Material defect in procedural compliance and fairness
In conducting a review involving a breach of the APS Code of Conduct, the Merit Protection Commissioner (MPC) is required to consider procedural compliance before considering the merits of the case. Where a substantial or material procedural error or flaw is identified, a recommendation will be made to set the decision aside, without considering the merits of the case. Often, this will also be accompanied by a recommendation for the decision to be remade by a different decision maker.
For example, an employee was notified of the commencement of an investigation into suspected breaches of the Code of Conduct which would consider allegations that the employee failed to comply with relevant Department policies. The breach decision maker provided the employee with a letter containing their preliminary views that the employee was suspected of breaching section 13(1) of the APS Code of Conduct in the Public Service Act 1999 (the Act). The employee provided a response to the preliminary view letter.
The breach decision maker finalised their decision and wrote to the employee informing them that it had been determined the employee had breached section 13(2) of the Code of Conduct instead. The breach decision maker referred the breach determination to the sanction delegate who imposed a low level sanction. The employee lodged a primary review of the Department’s breach and sanction decisions with the MPC.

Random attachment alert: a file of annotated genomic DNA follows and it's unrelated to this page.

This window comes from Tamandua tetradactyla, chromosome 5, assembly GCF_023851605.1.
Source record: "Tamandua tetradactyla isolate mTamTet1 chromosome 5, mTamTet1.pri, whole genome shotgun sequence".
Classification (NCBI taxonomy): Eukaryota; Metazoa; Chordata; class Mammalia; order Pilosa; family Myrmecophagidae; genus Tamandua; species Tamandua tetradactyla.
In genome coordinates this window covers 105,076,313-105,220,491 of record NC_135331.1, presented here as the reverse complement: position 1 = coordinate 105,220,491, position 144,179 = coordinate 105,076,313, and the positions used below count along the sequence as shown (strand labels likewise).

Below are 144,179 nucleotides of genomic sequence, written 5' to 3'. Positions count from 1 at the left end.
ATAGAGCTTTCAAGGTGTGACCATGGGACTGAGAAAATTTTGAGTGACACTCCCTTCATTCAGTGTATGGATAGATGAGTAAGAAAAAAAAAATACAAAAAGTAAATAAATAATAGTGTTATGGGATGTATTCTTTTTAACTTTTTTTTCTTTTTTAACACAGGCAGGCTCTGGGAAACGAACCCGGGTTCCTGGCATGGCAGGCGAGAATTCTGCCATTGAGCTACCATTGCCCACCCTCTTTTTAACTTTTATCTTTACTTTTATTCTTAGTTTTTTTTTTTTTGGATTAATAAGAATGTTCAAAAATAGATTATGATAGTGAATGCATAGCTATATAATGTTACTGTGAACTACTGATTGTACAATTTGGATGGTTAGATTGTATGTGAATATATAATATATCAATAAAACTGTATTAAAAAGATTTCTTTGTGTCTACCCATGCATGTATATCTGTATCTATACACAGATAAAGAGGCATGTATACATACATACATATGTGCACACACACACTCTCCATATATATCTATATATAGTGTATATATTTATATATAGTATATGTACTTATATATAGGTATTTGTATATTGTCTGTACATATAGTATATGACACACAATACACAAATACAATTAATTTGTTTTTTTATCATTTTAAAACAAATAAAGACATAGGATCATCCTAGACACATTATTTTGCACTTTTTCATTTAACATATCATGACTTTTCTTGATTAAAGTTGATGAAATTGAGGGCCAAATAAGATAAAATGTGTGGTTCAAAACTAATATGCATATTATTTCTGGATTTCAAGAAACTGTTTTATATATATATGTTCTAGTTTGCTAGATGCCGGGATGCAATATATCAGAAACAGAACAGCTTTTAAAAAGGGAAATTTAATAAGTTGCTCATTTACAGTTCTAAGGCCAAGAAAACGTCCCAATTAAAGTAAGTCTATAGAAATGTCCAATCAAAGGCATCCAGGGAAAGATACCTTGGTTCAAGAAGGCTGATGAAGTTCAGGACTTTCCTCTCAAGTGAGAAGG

Consistent with the Australian Public Service Commissioner’s Directions, the Department’s procedures required the employee be informed of the details of the suspected breach, including any subsequent variation of those details.
In response to the MPC’s further enquires, the Department confirmed that there had been no communication with the employee notifying them that considerations were being given to vary the suspected breach from section 13(1) to a breach of section 13(2) of the Act, prior to the final breach decision being made.
The MPC considered that a material defect had occurred in the process of making the decision that the employee breached section 13(2) of the Code of Conduct. The failure to inform the employee that a variation of the breach determination was being considered was a fundamental breach of the Department’s procedures and the essential elements of procedural fairness. The MPC considered that the failure to inform the employee that the breach decision maker was no longer considering whether the employee was suspected to have breached section 13(1) of the Act, and then later finding the employee to have breached section 13(2) of the Act, would have caught the employee by surprise at the very end of the decision making process.
The MPC recommended that the Department set aside the breach determination against the employee for section 13(1) of the Code of Conduct on the ground that a procedural defect had occurred. Given the sanction decision was based on the breach of section 13(1), it followed that the sanction decision should also be set aside.